Tristan da Cunha: The World's Most Remote Inhabited Island
Way out in the South Atlantic Island is a tiny speck of land that is known as one of the most remote inhabited places on Earth, Tristan da Cunha.
The island is thousands of miles away from its nearest neighbor, and yes, it is inhabited. How could people survive way out there all alone?
Aside from its remote location, the isolated island is full of rich history, a close community, and a unique way of life that intrigues us all.
The island of Tristan da Cunha is located over 2,400 kilometers (1,500 miles) from its closest neighbor—Saint Helena. It is a whopping 2, 816 kilometers (1,750 miles) from South Africa.
The island forms a part of a small group of islands that include many uninhabited islands like Nightingale and Inaccessible Island.
Size and Topography
Tristan da Cunha covers an area of 98 square kilometers (38 square miles). Most of the island is covered by an active volcano known as Queen Mary’s Peak. The volcano stands 2,062 meters (6,765 feet) high.
It has erupted many times, but the most notable time was in 1961 which lead to a complete evacuation of the entire island to England.
The people were only able to return to their homes two years later after all volcanic activity had subsided.
The volcano provides fertile soil that supports agriculture, and influences local weather patterns. It’s also widely supported by scientists from all over the world who study isolated volcanic activities and their repercussions.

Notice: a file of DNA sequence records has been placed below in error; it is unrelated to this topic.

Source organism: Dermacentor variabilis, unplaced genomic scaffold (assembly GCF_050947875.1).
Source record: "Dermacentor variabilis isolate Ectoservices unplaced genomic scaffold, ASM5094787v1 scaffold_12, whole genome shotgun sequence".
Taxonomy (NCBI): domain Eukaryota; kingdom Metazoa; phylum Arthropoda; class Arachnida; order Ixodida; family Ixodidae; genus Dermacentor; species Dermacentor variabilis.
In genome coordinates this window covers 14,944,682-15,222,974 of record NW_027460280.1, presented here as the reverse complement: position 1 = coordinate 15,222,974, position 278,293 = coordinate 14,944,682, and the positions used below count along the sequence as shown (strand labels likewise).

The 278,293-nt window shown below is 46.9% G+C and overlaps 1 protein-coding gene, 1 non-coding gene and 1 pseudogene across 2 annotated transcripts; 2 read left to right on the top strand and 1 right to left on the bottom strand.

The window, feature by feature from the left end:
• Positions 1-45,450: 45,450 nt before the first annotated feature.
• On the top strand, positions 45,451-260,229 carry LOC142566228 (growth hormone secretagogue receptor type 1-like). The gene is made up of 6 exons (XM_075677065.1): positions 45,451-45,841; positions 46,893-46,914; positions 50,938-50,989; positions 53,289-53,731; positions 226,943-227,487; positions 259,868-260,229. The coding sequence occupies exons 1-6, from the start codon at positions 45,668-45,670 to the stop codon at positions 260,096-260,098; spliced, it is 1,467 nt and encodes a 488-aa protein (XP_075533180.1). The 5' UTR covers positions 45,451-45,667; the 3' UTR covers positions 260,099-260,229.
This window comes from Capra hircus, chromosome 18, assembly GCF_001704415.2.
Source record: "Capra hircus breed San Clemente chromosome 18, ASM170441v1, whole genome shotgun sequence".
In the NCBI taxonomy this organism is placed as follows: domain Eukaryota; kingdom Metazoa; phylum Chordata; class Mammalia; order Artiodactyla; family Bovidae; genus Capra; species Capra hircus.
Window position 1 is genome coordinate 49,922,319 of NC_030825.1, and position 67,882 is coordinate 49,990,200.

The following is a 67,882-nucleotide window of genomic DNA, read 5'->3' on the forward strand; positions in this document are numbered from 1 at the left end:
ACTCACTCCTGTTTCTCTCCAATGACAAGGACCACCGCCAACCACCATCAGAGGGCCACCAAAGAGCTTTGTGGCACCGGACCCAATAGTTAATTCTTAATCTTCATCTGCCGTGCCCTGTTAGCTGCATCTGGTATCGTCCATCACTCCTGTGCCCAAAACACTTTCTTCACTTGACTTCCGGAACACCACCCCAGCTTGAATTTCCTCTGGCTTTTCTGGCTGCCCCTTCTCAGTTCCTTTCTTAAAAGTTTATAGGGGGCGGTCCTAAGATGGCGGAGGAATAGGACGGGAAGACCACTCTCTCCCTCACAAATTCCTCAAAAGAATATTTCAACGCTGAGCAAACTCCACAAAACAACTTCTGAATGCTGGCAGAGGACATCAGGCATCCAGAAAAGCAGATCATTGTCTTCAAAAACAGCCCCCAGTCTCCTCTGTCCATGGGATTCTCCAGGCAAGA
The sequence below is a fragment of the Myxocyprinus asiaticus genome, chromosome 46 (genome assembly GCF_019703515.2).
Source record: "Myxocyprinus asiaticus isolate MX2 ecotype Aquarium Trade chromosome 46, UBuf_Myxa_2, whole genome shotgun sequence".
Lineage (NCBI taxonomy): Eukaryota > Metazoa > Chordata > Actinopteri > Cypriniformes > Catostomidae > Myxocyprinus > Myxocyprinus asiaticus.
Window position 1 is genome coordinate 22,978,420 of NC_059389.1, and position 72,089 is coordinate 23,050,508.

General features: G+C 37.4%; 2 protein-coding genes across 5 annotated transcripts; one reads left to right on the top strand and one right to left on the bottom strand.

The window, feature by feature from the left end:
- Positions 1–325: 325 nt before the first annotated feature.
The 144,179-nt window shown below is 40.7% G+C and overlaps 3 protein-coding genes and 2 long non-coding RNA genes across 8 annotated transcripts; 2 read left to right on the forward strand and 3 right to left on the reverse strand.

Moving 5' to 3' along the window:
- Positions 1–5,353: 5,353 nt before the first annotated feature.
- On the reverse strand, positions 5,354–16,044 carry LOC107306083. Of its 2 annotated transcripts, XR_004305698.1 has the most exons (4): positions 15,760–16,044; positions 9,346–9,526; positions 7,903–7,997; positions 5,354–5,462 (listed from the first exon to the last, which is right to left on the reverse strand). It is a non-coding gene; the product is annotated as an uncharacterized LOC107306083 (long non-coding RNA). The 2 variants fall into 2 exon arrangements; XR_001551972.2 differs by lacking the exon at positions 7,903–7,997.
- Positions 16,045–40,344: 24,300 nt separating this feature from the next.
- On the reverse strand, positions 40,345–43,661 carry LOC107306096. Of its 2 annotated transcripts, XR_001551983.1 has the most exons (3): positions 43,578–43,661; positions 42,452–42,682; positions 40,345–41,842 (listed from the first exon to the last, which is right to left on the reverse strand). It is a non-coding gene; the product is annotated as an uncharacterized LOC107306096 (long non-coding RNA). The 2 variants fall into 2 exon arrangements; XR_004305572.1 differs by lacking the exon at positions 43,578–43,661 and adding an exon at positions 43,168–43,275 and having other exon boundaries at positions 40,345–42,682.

The island was discovered in 1506 by a Portuguese Explorer named Tristao da Cunha. He named the island after himself, even though he never actually landed on it due to its rugged coastline.
The island stayed untouched until the 19th century when the British annexed it, and used it to ward off any French attempts to rescues Napoleon from his exile in Saint Helena.
Slowly, more people came across the island—including shipwreck survivors and American whalers—and a small community was established.
Tristan da Cunha currently has about 250 residents. The entire population primarily lives in the island’s only settlement, Edinburgh of the Seven Seas.
There is no airport on the island. Residents and supplies come by boat. This journey takes approximately seven days from South Africa.
The local inhabitants can all trace their lineage back to a handful of initial settlers. Each of those pioneers came from different parts of the world, so today’s residents predominately carry one of seven surnames: Glass from William of Scotland (1816), Swain from Thomas of England (1826), Green from Peter of Holland (1836), Rogers and Hagan both from the U.S. (Thomas in 1836 and Andrew in 1849, respectively), and Repetto and Lavarello from Italy (Andrea and Gaetano, both in 1892).
Aside from the long-time residents, the island temporary houses guests like an Administrator, a Doctor, and their families. Most professionals stay for a few weeks to a few months at a time.
Can Anyone Move to the Island?
No, people cannot simply move to Tristan da Cunha. There are strict immigration policies for the island.
The local council must approve any long-term stays. Applications for residency are only considered from people who have familial ties to current island residents, or people who have essential skills needed by the community.